I recently wrote an article about finding equity in foreclosures. As I was reading through all of the comments I came across this from Sybil Campbell, a Realtor® from Williamsburg, Virginia. She said "John, I have looked at and have shown several foreclosures but never found one that I felt was worth the risk". I knew exactly what she meant. How many times, I thought, have I walked across a floor that felt like it was more suited to be a in skateboard park. How many times have I wondered if the heat would work, or if it was even there. How many times, as I was getting in my car after a showing, have I felt an overwhelming urge to head straight home for a shower. How many times have I thought "did I really just show that to a client?"
Thinking back to the foreclosure I discussed in my previous article. I had no reason to believe the house I was going to show was any different from all of the previous foreclosures I had shown. Sure, the pictures looked good. Still, it is always a little scary anytime you turn the knob on a foreclosure. Now, imagine my surprise when... what is that smell? OMG. That's the smell of paint and new carpet! Are we at the right address?
We were at the right address and the surprises just kept coming. The walls were without holes and freshly painted. There was new carpet and wood floors throughout. New appliances. New HVAC. New windows. What is going on here I wondered. Did Fannie Mae really renovate this property? The answer is yes, and as you already know, all ended well for my client.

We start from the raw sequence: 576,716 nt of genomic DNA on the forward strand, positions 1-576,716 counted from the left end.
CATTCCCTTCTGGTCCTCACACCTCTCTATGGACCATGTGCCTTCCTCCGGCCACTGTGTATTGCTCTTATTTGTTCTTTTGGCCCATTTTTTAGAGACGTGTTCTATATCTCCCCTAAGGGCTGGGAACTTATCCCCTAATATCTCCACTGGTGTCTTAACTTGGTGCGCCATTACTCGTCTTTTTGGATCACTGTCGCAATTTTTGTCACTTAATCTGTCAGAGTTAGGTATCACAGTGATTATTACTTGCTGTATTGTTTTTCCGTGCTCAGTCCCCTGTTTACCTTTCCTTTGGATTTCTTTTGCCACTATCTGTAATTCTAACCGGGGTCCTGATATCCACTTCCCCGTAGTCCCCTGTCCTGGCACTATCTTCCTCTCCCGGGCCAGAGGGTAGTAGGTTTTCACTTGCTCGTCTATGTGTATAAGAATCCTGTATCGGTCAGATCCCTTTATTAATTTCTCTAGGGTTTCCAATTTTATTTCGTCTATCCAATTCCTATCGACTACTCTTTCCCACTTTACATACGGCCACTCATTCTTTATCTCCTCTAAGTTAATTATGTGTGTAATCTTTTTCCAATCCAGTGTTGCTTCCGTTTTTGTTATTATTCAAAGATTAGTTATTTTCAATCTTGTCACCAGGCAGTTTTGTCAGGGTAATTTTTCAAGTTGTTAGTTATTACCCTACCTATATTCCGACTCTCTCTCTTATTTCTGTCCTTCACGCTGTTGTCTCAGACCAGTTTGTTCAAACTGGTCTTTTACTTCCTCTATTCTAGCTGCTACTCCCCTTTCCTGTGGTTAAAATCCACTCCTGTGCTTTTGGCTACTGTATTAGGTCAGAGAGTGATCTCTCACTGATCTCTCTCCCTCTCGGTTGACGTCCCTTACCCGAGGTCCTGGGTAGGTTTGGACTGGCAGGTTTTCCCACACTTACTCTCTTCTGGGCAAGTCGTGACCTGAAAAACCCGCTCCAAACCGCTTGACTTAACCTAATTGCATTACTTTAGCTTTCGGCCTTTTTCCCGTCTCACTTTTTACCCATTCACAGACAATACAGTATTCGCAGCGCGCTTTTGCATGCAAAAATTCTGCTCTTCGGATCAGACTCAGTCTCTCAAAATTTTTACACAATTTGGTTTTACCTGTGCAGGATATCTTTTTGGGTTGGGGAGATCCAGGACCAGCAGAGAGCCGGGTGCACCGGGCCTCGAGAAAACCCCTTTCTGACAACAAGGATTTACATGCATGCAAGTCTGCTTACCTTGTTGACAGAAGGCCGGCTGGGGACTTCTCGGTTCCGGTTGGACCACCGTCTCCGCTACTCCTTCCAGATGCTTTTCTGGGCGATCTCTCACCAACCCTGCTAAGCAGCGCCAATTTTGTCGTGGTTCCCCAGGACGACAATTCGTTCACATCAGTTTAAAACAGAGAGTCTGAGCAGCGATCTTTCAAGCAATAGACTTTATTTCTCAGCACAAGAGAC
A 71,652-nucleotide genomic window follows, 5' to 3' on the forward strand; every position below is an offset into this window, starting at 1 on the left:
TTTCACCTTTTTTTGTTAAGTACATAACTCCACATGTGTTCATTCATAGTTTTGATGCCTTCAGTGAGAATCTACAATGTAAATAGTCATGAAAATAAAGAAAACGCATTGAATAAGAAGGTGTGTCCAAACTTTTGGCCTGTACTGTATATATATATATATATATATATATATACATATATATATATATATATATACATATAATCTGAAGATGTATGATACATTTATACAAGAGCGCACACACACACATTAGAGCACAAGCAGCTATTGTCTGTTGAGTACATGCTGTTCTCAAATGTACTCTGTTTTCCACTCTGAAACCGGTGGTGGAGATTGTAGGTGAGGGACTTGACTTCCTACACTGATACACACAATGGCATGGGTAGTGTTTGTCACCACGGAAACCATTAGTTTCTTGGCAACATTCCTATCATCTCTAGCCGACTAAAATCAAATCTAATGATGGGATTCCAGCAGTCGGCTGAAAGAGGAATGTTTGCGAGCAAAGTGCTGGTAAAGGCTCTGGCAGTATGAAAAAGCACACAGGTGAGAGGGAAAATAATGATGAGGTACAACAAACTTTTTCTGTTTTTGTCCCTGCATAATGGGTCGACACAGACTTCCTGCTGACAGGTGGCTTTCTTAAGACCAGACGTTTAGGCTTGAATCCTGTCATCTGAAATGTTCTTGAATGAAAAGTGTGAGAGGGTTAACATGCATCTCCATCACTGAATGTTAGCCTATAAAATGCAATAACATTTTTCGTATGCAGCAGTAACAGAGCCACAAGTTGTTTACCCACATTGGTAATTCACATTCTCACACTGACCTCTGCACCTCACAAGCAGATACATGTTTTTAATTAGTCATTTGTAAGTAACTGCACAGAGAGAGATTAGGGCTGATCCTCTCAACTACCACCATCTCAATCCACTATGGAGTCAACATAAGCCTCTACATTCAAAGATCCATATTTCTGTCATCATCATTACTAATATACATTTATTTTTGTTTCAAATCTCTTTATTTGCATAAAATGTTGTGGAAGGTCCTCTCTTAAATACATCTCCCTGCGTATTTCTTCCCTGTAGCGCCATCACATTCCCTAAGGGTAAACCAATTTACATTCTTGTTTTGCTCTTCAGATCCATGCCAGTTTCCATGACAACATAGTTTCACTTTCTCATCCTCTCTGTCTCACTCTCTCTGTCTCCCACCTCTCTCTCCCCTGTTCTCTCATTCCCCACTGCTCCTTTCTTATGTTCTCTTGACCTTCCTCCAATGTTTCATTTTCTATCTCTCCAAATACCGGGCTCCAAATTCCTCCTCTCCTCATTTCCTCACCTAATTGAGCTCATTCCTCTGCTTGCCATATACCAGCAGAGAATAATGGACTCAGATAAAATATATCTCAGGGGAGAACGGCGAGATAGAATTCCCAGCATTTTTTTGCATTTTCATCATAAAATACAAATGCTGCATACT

I was happy with the way things turned out and I didn't give it much more thought until two weeks ago. I was showing clients another one of Fannie Mae's Ocean City foreclosures. As I opened the door I realized that this property had also been renovated.
I can think of a number of reasons why renovating foreclosures would benefit Fannie Mae and their mission to provide affordable housing to first time home buyers. The renovation certainly makes the home more appealing to buyers with limited resources. It is move in ready, the repairs are included in financing, and the buyer can feel confident they won't have to make expensive repairs for some time. The renovations also make the home less appealing to buyers who are only looking to flip the property. Again, good for the first time home buyers who would otherwise have to compete with the flippers. Of course, this is all speculation on my part.
So what is Fannie Mae up to? Are you seeing this in your area or is this only happening in my neck of the woods? What do you think?